A North Texas teenager who battled severe asthma for years is breathing free and clear again after doctors used stem cell therapy to temporarily treat his condition.
Kenton Crenshaw, 18, of Crowley, never knew when his asthma would strike.
"Like 2, 3, 4 in the morning and it just hits me and I freak out," Crenshaw said.
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"My asthma stopped me from doing lots of stuff that I wanted to do," he added.
Activity, even as light as walking outside, came with risk.
"I spent eight Christmases in the hospital because of asthma – days or weeks long, birthdays – it's just controlled my life," he said.
Crenshaw took countless medications but nothing seemed to help, so his family brought him to Dr. Bill Johnson at Innovations Medical in Dallas.
Johnson is one of a growing group of doctors using stem cell therapy to treat various diseases.
"The stem cells have the ability to reproduce and become other types of tissue, and that's what makes them so special," Johnson said.
Johnson took a small amount of fat from the Crenshaw through liposuction and separated the stem cells in a centrifuge.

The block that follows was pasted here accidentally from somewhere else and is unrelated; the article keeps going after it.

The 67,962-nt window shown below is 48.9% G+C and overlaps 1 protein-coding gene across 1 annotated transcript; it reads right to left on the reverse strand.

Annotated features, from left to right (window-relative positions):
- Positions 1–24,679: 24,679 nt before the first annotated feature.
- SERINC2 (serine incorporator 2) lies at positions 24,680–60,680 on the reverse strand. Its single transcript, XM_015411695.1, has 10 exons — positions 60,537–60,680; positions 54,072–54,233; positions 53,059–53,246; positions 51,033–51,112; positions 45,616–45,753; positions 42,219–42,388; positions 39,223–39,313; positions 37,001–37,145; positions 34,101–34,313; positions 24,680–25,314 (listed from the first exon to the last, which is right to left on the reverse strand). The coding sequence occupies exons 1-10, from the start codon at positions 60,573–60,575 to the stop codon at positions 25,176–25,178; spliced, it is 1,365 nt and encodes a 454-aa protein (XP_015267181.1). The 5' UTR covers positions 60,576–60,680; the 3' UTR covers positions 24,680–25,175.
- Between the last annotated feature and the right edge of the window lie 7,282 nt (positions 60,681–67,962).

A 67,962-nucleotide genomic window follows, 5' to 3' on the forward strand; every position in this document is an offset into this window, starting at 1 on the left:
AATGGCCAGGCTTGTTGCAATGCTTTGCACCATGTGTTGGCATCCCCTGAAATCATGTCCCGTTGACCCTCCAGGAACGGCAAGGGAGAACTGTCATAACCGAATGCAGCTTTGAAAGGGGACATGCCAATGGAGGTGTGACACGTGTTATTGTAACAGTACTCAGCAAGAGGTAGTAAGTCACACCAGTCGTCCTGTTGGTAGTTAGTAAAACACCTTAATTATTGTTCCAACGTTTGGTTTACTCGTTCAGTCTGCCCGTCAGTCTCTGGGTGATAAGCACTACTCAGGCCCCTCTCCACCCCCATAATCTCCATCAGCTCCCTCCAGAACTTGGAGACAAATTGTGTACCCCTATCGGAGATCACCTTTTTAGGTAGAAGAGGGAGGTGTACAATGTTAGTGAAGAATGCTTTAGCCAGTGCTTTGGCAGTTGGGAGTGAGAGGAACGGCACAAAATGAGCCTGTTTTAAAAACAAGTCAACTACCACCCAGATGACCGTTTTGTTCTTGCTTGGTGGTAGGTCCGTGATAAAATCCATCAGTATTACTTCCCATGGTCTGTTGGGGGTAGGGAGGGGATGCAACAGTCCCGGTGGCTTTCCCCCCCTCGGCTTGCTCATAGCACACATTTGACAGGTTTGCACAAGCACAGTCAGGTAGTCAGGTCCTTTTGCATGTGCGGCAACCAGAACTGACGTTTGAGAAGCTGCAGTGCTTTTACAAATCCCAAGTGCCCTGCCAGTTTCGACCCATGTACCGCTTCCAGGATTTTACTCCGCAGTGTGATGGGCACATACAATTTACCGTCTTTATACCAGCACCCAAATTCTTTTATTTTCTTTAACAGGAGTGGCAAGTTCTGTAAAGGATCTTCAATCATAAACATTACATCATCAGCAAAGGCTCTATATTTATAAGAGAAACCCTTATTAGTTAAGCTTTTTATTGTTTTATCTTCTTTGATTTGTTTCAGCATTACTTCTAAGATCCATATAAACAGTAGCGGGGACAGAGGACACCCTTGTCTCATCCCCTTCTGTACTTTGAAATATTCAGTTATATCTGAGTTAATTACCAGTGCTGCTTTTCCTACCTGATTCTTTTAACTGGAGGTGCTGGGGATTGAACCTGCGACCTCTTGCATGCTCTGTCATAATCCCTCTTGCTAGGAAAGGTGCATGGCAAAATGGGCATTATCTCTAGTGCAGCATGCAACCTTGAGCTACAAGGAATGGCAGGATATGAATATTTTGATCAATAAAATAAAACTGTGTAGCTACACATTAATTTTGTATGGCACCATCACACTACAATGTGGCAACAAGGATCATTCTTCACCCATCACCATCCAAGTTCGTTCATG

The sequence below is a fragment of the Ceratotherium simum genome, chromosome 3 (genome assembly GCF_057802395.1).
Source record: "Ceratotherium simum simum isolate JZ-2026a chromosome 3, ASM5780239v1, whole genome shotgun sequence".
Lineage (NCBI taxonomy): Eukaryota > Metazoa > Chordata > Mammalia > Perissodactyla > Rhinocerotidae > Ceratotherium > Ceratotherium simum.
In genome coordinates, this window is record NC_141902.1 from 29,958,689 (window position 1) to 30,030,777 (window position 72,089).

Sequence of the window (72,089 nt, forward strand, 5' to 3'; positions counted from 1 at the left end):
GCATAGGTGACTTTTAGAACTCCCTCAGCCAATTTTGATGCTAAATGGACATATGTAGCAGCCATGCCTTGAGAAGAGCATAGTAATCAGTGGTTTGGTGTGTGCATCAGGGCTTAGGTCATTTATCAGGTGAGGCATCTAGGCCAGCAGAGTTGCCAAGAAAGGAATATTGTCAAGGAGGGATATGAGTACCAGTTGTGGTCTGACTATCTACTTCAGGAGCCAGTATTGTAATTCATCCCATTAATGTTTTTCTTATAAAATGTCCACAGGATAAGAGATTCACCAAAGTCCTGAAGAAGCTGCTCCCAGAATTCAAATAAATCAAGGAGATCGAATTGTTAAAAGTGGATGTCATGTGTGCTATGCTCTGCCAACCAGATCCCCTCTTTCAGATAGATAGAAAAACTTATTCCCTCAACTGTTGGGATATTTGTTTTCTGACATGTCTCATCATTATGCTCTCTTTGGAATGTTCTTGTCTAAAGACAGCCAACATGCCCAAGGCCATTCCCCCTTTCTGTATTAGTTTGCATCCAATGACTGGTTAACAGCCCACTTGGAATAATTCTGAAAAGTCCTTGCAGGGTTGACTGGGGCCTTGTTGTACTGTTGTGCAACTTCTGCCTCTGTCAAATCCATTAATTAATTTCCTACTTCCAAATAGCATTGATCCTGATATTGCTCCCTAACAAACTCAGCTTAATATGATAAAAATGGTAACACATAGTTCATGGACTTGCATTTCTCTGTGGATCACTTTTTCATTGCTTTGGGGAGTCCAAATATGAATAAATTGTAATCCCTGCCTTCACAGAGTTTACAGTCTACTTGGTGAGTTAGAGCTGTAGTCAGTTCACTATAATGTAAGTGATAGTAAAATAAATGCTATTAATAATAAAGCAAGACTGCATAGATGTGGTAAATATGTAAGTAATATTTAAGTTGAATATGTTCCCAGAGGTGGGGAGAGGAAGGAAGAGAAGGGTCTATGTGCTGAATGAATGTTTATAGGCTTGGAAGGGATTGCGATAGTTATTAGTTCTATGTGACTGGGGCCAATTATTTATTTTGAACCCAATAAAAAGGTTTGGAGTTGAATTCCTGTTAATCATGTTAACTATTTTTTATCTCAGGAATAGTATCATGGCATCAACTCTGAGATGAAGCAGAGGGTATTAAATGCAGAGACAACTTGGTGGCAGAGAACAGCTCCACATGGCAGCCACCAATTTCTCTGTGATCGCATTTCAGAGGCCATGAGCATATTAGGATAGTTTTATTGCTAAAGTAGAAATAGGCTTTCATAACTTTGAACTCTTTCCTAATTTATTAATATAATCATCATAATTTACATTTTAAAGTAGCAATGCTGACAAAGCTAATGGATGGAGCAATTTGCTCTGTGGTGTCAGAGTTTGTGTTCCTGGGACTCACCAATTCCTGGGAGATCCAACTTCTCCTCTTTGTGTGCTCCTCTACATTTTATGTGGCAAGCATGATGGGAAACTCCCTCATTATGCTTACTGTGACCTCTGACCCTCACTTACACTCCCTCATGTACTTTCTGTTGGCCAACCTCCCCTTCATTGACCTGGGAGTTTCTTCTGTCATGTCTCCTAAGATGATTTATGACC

He then mixes the stem cells with a solution, which is given back to patients, like Crenshaw, through intravenous therapy or breathing treatments.
"He has an overactive immune system with his lungs and airways, and what the stem cells can do is turn that down, decrease inflammation, and he's had a remarkable course," Johnson said, of Crenshaw.
It's been a few months since the treatments, and Crenshaw says he hasn't needed many of his medications.
"I felt like I never had asthma, like I feel perfect. I didn't do one breathing treatment in almost three months and I used to do four to six breathing treatments a day," he said.
The treatment isn't said to cure his asthma, but the results can last a year possible longer.
"I hope I never have an asthma attack the rest of my life," Crenshaw said.
Stem cell therapy treatments cost upwards of $7,000 and are not covered by insurance.